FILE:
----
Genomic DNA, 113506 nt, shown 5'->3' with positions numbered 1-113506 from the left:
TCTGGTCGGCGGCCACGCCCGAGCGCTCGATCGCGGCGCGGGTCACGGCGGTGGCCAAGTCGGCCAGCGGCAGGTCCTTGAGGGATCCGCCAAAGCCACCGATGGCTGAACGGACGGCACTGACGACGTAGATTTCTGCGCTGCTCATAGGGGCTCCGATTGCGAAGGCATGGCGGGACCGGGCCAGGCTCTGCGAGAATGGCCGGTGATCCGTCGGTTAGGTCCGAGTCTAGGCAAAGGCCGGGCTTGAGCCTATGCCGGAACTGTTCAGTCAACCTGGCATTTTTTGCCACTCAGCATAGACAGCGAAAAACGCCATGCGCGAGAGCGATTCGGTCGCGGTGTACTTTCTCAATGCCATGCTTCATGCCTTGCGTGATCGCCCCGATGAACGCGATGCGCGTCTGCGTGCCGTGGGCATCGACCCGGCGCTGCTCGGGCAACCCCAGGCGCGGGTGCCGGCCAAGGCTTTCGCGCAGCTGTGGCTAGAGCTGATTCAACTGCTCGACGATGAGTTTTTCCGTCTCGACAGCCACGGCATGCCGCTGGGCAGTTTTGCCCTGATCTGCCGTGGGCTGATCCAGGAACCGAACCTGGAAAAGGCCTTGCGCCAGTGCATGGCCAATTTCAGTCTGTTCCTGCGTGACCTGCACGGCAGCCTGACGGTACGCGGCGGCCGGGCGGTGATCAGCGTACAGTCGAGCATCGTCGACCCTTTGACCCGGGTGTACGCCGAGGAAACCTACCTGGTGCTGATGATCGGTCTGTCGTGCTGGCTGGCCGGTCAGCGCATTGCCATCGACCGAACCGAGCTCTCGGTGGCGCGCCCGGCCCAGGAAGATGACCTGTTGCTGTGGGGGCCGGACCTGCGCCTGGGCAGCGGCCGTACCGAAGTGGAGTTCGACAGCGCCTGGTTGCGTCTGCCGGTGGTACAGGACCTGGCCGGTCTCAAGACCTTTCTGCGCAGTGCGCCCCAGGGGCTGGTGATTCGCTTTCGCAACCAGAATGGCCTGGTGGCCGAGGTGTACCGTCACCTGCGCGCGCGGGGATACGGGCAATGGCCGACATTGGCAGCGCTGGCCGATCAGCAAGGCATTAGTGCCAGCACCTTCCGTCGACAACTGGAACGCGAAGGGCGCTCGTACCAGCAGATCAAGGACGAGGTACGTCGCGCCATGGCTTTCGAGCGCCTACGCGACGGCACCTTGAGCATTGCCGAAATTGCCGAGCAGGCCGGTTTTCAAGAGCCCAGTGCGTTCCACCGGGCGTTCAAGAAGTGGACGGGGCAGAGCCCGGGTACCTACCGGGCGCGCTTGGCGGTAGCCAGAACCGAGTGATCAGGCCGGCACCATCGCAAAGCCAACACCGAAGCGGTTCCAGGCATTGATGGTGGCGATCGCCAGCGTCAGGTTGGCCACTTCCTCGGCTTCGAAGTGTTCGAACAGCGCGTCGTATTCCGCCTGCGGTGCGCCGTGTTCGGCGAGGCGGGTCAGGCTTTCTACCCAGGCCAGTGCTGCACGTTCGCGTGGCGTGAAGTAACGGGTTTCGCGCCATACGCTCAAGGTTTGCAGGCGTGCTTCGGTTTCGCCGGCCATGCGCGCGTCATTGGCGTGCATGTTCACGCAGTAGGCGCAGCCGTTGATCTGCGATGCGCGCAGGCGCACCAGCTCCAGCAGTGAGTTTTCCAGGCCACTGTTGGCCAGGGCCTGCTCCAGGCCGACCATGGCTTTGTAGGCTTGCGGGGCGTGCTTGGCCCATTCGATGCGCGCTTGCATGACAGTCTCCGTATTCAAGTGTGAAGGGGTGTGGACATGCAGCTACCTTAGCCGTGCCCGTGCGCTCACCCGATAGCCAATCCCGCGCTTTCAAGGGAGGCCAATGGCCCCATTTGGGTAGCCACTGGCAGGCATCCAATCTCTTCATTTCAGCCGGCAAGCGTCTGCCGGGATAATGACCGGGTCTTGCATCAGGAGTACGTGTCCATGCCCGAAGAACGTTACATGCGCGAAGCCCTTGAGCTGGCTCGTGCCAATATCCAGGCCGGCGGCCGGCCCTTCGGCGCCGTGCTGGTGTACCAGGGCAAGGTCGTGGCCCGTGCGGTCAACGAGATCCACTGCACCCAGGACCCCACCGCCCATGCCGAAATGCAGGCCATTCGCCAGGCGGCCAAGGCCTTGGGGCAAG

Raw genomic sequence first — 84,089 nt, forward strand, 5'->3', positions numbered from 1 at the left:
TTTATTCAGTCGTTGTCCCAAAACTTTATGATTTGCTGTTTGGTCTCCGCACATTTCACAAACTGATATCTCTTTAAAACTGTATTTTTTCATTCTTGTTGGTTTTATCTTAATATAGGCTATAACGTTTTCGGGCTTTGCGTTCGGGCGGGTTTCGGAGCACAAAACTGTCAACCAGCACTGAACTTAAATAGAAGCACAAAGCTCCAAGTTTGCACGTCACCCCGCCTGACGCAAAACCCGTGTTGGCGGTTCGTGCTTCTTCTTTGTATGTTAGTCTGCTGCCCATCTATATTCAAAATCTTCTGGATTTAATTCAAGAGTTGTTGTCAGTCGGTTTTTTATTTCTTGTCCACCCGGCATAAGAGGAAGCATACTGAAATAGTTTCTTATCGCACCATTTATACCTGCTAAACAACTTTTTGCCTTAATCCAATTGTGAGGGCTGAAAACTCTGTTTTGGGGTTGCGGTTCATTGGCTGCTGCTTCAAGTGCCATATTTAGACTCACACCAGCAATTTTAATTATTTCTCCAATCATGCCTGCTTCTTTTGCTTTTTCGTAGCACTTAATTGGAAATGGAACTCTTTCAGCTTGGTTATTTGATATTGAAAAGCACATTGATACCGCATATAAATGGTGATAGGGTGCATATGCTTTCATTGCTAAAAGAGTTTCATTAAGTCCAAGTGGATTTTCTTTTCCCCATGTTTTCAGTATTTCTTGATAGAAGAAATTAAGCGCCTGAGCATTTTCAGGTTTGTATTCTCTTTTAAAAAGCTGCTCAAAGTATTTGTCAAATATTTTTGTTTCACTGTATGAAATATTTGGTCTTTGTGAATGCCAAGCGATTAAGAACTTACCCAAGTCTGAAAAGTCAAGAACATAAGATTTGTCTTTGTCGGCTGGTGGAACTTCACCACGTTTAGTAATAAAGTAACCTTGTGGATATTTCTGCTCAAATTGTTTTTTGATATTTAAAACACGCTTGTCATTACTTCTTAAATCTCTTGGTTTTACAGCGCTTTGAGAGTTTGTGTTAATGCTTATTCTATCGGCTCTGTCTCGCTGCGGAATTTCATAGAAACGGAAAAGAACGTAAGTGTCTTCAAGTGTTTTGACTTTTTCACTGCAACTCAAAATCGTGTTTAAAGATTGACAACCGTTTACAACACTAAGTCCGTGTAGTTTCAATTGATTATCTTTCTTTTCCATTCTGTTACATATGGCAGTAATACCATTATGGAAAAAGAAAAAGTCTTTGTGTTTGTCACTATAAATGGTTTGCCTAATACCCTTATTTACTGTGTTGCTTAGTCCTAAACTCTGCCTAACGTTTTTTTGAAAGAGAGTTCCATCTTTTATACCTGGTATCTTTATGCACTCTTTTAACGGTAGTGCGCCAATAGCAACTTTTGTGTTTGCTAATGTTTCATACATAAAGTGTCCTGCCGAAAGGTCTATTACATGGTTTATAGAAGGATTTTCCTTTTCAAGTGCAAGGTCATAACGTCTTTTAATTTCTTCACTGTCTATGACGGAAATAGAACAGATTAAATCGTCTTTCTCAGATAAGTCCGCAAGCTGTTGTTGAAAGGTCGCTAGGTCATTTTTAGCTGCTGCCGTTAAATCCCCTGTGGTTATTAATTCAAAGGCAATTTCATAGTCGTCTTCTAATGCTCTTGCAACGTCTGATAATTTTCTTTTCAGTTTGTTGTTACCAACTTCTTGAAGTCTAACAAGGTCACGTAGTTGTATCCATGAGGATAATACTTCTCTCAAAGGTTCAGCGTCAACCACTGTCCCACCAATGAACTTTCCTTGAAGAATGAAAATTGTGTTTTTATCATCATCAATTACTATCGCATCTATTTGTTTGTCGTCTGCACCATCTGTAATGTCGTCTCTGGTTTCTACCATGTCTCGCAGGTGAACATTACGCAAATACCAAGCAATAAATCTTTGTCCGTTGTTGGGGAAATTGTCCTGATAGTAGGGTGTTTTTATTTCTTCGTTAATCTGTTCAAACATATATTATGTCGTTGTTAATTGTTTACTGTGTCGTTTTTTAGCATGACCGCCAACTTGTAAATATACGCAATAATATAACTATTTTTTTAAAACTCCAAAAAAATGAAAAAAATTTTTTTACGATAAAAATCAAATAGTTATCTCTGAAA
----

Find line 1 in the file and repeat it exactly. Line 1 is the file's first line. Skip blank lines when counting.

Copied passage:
Genomic DNA, 113506 nt, shown 5'->3' with positions numbered 1-113506 from the left: